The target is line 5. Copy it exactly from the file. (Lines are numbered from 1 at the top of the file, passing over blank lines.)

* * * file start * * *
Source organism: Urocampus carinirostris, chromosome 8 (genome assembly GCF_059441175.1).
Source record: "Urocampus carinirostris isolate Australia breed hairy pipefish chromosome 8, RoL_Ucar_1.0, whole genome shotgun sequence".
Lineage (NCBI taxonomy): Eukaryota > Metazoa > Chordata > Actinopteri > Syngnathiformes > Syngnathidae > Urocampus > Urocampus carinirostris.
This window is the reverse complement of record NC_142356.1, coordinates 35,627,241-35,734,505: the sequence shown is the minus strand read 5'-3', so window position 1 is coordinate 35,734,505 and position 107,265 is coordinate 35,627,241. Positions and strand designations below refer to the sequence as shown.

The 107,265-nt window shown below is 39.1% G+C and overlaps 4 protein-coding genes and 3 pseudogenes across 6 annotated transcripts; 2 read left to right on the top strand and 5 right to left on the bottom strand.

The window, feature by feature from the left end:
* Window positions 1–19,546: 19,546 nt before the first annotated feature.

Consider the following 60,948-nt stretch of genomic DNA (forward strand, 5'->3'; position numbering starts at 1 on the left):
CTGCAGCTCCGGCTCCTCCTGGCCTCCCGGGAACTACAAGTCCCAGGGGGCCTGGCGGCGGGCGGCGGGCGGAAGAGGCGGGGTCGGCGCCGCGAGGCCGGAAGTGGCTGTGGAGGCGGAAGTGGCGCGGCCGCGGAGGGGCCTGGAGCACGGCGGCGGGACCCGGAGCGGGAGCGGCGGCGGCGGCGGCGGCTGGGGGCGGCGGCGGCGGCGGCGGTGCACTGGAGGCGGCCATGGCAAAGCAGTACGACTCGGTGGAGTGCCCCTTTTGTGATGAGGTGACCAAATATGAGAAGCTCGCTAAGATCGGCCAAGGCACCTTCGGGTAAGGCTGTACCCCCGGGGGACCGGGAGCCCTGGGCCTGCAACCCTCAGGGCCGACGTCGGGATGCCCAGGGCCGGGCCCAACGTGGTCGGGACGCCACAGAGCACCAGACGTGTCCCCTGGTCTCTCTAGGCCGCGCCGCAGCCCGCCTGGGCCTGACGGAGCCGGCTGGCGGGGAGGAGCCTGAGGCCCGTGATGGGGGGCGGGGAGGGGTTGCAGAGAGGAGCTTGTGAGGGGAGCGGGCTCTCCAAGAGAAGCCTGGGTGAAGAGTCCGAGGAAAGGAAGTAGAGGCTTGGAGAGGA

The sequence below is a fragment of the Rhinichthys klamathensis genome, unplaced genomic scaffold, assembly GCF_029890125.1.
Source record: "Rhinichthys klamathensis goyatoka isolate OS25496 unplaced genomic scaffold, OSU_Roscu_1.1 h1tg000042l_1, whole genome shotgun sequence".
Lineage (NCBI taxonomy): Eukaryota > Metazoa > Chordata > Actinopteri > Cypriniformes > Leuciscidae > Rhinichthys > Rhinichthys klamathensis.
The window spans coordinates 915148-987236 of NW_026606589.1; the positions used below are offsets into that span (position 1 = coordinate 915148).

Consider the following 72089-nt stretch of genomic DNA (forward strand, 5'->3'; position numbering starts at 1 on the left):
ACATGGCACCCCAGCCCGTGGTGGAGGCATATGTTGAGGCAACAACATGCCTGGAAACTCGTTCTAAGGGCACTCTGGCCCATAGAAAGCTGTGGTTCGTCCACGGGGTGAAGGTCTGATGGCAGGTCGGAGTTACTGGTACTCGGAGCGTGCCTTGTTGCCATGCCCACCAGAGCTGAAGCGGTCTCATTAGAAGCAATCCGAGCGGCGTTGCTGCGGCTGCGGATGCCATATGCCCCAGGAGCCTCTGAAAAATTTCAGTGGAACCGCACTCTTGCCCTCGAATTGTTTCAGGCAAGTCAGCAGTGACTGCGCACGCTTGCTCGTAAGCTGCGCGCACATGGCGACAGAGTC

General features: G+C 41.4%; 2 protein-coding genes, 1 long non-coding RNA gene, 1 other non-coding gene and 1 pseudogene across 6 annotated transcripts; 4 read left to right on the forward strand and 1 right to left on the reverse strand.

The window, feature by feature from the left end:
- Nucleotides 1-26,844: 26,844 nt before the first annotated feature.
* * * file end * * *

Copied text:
The 107,265-nt window shown below is 39.1% G+C and overlaps 4 protein-coding genes and 3 pseudogenes across 6 annotated transcripts; 2 read left to right on the top strand and 5 right to left on the bottom strand.